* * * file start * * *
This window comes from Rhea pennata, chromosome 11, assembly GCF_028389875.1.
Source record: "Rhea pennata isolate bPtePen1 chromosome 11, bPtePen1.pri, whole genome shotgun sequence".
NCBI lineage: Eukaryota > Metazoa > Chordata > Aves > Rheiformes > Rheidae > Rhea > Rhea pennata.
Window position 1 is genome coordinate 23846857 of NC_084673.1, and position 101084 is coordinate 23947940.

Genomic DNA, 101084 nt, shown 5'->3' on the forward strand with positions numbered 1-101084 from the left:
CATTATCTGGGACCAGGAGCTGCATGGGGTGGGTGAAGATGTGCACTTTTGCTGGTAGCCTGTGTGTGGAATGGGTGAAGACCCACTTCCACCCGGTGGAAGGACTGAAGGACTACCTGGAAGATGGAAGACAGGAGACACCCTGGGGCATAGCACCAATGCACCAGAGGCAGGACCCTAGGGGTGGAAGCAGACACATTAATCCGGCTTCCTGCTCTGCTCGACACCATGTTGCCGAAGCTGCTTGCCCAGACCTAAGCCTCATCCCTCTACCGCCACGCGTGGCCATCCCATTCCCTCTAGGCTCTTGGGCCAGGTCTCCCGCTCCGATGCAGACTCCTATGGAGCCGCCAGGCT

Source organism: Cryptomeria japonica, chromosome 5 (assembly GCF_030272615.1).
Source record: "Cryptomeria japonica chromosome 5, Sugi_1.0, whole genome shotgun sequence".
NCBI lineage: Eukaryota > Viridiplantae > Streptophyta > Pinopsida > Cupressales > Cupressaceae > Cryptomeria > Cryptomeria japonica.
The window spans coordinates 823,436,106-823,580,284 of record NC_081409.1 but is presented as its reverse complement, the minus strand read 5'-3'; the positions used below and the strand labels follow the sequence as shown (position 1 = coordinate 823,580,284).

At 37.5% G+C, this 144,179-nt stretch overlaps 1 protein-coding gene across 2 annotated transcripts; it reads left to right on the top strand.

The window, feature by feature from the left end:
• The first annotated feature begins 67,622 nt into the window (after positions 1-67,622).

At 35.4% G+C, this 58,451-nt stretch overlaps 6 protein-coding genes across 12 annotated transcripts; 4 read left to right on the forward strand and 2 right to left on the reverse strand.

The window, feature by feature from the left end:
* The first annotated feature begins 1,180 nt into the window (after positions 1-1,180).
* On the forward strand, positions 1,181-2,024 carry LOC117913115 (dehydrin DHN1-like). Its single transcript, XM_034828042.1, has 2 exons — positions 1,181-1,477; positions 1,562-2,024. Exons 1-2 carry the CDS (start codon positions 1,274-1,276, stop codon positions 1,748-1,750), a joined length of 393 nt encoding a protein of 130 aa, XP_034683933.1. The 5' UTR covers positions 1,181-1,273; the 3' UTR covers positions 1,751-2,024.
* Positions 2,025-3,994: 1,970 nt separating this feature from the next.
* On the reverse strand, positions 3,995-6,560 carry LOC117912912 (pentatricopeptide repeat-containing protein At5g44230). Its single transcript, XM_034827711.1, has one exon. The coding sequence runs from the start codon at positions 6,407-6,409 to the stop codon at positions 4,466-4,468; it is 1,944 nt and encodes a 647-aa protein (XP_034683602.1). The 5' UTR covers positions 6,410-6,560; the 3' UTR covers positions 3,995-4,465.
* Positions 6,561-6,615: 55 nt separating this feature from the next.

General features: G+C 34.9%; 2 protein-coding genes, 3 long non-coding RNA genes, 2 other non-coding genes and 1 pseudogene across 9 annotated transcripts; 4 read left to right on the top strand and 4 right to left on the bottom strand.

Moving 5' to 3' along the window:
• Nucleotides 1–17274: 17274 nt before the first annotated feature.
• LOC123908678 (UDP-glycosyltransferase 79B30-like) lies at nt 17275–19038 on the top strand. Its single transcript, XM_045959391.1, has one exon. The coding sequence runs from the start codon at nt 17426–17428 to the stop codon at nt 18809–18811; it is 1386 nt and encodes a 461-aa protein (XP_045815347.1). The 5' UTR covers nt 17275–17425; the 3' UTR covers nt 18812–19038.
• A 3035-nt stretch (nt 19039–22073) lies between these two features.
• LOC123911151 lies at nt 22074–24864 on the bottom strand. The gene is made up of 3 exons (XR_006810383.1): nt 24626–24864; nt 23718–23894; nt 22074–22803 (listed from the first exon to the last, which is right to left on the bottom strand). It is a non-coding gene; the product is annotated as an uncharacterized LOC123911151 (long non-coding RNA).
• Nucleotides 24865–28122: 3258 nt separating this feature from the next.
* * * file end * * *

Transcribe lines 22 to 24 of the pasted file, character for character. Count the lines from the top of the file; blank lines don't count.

Moving 5' to 3' along the window:
• Nucleotides 1–17274: 17274 nt before the first annotated feature.
• LOC123908678 (UDP-glycosyltransferase 79B30-like) lies at nt 17275–19038 on the top strand. Its single transcript, XM_045959391.1, has one exon. The coding sequence runs from the start codon at nt 17426–17428 to the stop codon at nt 18809–18811; it is 1386 nt and encodes a 461-aa protein (XP_045815347.1). The 5' UTR covers nt 17275–17425; the 3' UTR covers nt 18812–19038.